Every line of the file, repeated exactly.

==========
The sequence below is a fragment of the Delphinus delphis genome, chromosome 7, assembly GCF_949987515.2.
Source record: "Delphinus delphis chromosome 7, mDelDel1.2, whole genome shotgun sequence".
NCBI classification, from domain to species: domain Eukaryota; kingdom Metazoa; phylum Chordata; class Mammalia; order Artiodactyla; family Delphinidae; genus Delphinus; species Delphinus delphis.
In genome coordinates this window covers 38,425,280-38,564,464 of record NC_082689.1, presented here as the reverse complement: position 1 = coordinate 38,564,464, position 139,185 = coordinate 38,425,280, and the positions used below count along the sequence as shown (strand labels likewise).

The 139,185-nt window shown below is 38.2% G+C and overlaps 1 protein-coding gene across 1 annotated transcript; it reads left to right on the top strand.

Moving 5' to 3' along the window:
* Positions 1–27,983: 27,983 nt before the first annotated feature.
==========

The sequence below is a fragment of the Delphinus delphis genome, chromosome 7, assembly GCF_949987515.2.
Source record: "Delphinus delphis chromosome 7, mDelDel1.2, whole genome shotgun sequence".
NCBI classification, from domain to species: domain Eukaryota; kingdom Metazoa; phylum Chordata; class Mammalia; order Artiodactyla; family Delphinidae; genus Delphinus; species Delphinus delphis.
In genome coordinates this window covers 38,425,280-38,564,464 of record NC_082689.1, presented here as the reverse complement: position 1 = coordinate 38,564,464, position 139,185 = coordinate 38,425,280, and the positions used below count along the sequence as shown (strand labels likewise).

The 139,185-nt window shown below is 38.2% G+C and overlaps 1 protein-coding gene across 1 annotated transcript; it reads left to right on the top strand.

Moving 5' to 3' along the window:
* Positions 1–27,983: 27,983 nt before the first annotated feature.